Early years practitioners look after and educate children from six weeks to five years of age. Occasionally they look after children between five and eight years old.
They may also be known as nursery workers, early years workers or practitioners or child development officers.
You could be:
planning and supervising learning and play according to the early years curriculum
promoting children’s learning development by reading, writing and numeracy work
helping children’s social and emotional development through games, stories, music and arts activities
washing and feeding young children, cleaning and tidying, cooking
arranging outdoor activities such as visits to parks and outdoor games
monitoring and assessing each individual child’s progress and needs
possibly specialising in looking after children with special needs
working with teachers, psychologists, social workers and parents.
The figures below are only a guide. Actual pay rates may vary, depending on:
where you work
the company or organisation you work in
the demand for the job.
Modern Apprentices would usually start on the National Minimum Wage (NMW) apprentice rate. At present the apprentice rate, for those aged under 19 or aged 19 or over and in the first year of their apprenticeship, is £3.90 an hour (1 April 2019).
Starting salaries for qualified early years practitioners in Scotland vary.
In private nurseries, hourly rates can be around £6.50 to £9.00 an hour.
Salaries in local council nurseries can vary but usually start from around £20,000 a year, rising to £27,000 a year for senior positions.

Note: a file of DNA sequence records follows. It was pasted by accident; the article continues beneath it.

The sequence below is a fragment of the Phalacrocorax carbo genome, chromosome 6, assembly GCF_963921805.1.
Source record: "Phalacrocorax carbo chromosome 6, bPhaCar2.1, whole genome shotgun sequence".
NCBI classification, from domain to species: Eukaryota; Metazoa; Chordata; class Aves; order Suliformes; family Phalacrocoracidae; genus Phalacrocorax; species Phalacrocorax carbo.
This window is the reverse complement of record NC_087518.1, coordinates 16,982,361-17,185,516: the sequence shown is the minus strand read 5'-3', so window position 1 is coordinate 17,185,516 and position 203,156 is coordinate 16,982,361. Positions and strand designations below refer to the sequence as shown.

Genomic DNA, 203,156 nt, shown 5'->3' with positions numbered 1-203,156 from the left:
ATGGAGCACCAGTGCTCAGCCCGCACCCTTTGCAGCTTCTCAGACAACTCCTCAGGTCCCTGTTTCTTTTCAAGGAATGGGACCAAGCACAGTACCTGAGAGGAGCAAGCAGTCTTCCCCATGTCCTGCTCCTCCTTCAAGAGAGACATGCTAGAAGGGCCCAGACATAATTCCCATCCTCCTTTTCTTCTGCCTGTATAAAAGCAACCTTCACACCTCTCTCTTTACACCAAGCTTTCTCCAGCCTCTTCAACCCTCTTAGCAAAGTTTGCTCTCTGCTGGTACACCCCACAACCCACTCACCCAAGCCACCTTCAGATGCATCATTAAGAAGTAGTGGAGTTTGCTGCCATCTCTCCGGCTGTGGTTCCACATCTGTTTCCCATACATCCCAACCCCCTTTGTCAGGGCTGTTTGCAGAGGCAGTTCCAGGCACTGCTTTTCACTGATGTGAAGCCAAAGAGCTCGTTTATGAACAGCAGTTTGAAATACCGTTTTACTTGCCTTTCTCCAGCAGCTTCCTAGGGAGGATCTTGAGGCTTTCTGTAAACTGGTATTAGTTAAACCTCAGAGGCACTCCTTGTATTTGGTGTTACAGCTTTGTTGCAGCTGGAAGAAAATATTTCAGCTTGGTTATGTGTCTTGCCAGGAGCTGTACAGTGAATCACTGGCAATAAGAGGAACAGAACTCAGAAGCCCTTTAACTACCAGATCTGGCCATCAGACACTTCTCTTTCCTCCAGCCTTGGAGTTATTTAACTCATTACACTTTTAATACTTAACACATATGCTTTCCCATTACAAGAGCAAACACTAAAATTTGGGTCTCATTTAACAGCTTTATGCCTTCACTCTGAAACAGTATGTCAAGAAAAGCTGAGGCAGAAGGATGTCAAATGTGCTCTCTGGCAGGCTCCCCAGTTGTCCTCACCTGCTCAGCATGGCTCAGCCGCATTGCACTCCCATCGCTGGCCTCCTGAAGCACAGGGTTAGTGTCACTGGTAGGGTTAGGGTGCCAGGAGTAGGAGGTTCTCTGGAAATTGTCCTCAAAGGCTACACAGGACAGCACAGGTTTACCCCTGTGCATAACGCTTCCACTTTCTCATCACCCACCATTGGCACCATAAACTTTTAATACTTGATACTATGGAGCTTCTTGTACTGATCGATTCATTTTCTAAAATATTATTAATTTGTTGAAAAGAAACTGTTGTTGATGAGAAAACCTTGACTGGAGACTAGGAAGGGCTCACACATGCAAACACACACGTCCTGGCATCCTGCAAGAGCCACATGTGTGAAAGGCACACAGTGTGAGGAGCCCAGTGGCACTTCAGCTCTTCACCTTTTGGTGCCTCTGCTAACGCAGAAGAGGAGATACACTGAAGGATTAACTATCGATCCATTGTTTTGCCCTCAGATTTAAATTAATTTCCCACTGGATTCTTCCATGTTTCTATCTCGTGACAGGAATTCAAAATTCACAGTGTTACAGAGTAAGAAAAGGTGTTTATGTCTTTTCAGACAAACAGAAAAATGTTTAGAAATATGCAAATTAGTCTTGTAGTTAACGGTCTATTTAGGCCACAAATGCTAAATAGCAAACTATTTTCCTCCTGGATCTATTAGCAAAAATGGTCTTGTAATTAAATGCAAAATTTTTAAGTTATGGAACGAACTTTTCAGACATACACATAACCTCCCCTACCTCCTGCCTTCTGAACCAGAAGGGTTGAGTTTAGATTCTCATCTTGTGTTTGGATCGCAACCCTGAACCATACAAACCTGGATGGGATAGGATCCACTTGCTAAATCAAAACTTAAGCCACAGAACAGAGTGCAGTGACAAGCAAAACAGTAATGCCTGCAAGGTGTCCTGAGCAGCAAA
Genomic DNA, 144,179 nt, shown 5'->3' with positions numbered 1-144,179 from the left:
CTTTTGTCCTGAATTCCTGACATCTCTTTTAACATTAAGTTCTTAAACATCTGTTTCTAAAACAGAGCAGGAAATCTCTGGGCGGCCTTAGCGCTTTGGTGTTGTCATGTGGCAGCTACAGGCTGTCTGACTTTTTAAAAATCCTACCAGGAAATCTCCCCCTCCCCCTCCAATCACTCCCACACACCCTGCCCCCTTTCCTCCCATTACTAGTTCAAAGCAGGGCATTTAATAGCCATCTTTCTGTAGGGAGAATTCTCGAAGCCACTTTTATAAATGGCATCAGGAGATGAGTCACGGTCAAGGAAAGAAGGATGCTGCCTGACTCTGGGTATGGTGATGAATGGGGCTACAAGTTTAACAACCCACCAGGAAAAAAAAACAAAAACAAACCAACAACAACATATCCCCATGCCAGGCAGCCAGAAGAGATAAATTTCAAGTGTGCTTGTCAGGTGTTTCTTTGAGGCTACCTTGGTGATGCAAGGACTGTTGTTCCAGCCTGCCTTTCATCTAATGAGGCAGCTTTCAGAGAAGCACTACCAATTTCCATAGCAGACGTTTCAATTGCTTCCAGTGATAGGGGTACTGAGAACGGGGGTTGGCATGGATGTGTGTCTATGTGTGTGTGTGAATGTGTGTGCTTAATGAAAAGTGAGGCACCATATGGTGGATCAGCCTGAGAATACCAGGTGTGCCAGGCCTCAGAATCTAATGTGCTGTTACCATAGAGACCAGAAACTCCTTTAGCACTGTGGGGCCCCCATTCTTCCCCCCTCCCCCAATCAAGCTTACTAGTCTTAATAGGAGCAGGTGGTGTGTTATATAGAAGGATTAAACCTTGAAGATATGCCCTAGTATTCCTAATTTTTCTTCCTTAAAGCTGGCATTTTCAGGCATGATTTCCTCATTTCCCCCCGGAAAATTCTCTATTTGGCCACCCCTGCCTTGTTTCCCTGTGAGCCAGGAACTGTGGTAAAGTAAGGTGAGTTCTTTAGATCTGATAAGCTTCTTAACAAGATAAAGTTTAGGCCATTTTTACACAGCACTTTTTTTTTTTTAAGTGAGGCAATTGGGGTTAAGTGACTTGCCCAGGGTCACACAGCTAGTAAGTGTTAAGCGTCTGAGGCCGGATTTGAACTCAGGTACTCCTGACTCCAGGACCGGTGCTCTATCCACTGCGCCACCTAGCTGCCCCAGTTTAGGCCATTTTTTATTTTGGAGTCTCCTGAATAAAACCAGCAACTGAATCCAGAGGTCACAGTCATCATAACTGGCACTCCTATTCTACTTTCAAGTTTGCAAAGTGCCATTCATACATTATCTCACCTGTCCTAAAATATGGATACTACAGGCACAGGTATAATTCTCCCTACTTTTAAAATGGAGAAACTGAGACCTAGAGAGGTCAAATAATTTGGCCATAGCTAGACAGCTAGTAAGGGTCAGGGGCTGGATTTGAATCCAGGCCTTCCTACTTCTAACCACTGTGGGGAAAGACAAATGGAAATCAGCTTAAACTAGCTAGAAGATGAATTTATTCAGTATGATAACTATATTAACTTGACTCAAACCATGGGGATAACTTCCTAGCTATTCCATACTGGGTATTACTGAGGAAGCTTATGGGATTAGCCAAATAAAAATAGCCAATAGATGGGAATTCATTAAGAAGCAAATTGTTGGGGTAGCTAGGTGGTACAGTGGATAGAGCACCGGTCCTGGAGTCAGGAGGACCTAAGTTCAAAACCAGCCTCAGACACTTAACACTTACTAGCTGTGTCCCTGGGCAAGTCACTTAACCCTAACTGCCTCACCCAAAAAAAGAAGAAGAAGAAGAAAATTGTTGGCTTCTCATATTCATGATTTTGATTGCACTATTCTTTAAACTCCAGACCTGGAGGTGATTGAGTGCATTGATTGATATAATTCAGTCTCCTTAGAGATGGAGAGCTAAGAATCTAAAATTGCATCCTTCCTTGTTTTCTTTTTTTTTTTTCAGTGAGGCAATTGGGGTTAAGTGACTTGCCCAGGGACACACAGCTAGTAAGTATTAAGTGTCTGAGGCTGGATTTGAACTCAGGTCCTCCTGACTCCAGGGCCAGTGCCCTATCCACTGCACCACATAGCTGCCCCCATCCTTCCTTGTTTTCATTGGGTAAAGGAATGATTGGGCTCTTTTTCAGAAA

A manager, or leading practitioner, can earn up to £30,000 a year or more.
You could work in conditions that might be untidy and noisy.
Young children need a lot of physical care such as feeding and toileting, so the work can be messy.
Your hours would normally be 35 to 40 hours per week, Monday to Friday, mainly during school hours.
Hours may include shifts, if the nursery opens early (some open at 7.30am) and closes late (many are open until at least 6.00pm). If a parent is late in coming to collect a child someone must stay on with the child.
By taking a National Certificate (NC) in Early Education and Childcare, one year full time, followed by a Higher National Certificate (HNC) in Childhood Practice for one further year full time. Entry to the NC is usually 3-5 subjects at National 4 or 5 including English. Entry to the HNC is normally through the NC or 1-3 Highers.
For some colleges you must be at least 17 years before you start a course.
More and more are entering this profession through a Modern Apprenticeship. Here, you would study for an SVQ in Social Services (Children and Young People) at Levels 6 and 7 in partnership with the Scottish Social Services Council (SSSC).
Employers expect you to be registered with the SSSC, or willing to do so within a certain time after starting the job.
It is useful to have experience working with children and skills in art, crafts, music or dance are helpful.
You need to be fit to look after children and lead them in their activities.
You will require a satisfactory criminal record check from Disclosure Scotland to show that you are suitable for this type of work. Contact Disclosure Scotland for details on the type you would need.
You could work in local council run nurseries, private nursery schools or college or workplace creches.